The Human Rights Defense Center, PLN’s parent organization, had submitted a letter to Senator Booker on March 29, 2017 in support of introducing the Dignity for Incarcerated Women Act.

The policy change immediately improved conditions for female prisoners in the federal corrections system. However, “most of the need is at state prisons and county jails,” Weiss-Wolf said, adding she hoped the new BOP policy “sets the tone for the rest of the country.”

In fact, it may have done just that.

In February 2018, a Maryland Senate committee began considering a bill to guarantee free tampons and sanitary pads to women in the state’s prison system and local jails. According to Reproductive Justice Inside – a coalition of more than a dozen advocacy groups that collects sanitary pads to donate to women’s prisons – the state’s previous policy merely required access to hygiene products, which did not have to be free. SB 598, which remains pending, has the support of 35 state senators from both parties.

Also, on January 17, 2018, a bill to ensure that free feminine hygiene products are made available in Arizona state prisons was introduced by state Rep. Athena Salman. The proposed law (H.B. 2222) would overhaul the current system in which each female prisoner receives 12 free pads – but no tampons – each month.

“Bloodstained pants, bartering, and begging for pads and tampons was a regular occurrence,” testified former prisoner Adrienne Kitcheyan, who also told the committee members that bloodstained pants could earn her a disciplinary ticket for violating the prison system’s dress code.

“The humiliation is really something you carry with you forever,” agreed another former prisoner, Sue Ellen Allen.

The bill was considered at a contentious all-male committee hearing on February 5, where it narrowly passed. However, the chairman of the House Rules Committee, Rep. T.J. Shope, indicated he would not hear it, meaning it would not progress to a floor vote. In protest, activists encouraged women to send tampons and pads to Shope’s legislative office.

But on February 21, 2018, the Arizona DOC announced that it would alter its policy and provide free tampons to prisoners, shortly after announcing it would increase the number of free maxi-pads that prisoners could receive from 12 to 36 per month.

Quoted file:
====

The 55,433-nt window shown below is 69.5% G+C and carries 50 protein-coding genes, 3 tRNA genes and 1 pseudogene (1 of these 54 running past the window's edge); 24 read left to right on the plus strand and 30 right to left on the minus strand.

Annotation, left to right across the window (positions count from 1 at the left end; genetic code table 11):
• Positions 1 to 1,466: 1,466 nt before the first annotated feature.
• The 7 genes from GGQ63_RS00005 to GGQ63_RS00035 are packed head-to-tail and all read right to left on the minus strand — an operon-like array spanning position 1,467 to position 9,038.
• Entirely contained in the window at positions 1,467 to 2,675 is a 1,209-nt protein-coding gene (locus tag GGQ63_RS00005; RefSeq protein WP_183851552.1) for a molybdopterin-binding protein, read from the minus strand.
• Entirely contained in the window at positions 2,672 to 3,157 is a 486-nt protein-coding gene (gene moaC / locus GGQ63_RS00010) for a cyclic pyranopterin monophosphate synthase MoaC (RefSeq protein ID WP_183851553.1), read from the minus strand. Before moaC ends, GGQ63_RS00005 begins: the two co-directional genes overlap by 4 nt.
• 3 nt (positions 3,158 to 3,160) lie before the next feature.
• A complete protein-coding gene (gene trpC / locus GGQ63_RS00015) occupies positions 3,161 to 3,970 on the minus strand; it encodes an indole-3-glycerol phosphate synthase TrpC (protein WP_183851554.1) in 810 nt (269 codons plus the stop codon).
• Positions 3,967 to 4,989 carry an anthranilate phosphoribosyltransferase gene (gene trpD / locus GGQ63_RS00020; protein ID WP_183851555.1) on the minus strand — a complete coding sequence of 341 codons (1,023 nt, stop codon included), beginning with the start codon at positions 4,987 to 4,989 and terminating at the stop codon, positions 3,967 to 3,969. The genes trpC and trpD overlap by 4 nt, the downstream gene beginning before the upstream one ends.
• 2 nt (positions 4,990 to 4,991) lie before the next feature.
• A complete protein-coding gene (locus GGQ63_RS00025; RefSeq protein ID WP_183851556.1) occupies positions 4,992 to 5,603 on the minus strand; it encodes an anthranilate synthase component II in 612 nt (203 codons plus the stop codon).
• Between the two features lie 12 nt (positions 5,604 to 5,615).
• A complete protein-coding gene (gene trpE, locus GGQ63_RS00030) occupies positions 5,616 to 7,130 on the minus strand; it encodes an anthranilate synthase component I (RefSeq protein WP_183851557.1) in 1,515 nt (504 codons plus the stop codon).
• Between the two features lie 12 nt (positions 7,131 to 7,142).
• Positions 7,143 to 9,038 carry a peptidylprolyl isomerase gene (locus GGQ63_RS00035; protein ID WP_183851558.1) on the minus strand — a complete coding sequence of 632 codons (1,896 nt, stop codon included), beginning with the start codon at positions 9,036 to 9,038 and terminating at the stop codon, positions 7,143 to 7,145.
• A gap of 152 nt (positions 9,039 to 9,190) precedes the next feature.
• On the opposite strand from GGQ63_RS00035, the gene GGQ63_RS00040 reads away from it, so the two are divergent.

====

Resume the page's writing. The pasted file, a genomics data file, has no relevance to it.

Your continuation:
“This is another good step in the right direction for incarcerated women,” said Rep. Salman. “I hope in the future, we will see another step to codify this in law.”

Other states that are considering bills related to the provision of feminine hygiene products to prisoners include Virginia and Nebraska, while Colorado passed a similar law in 2017. A total of 15 states provide free tampons in their prison systems.

In March 2018, Bay Area attorney Paula Canny filed a class-action lawsuit on behalf of female prisoners at a jail run by the San Luis Obispo Sheriff’s Office, claiming county officials were in violation of California’s Title 15 Minimum Standards for Local Detention Facilities by charging for tampons.

However, County Counsel Rita Neal insisted the facility was already in compliance with Title 15 by providing free sanitary pads; she said tampons were not required. The California Board of State and Community Corrections, which is responsible for enforcing Title 15, said it lacked the power to intervene because compliance with the standards is voluntary.

According to the Bureau of Justice Statistics, 98,725 female prisoners were held in state correctional facilities as of the end of 2016, while 12,697 were in federal prisons. The population of female prisoners increased over 800% between 1977 and 2007, compared to a 400% increase for men.

Sources: www.mercurynews.com, www.rewire.news, www.fredericknewspost.com, www.motherjones.com, www.bjs.gov, www.azcentral.com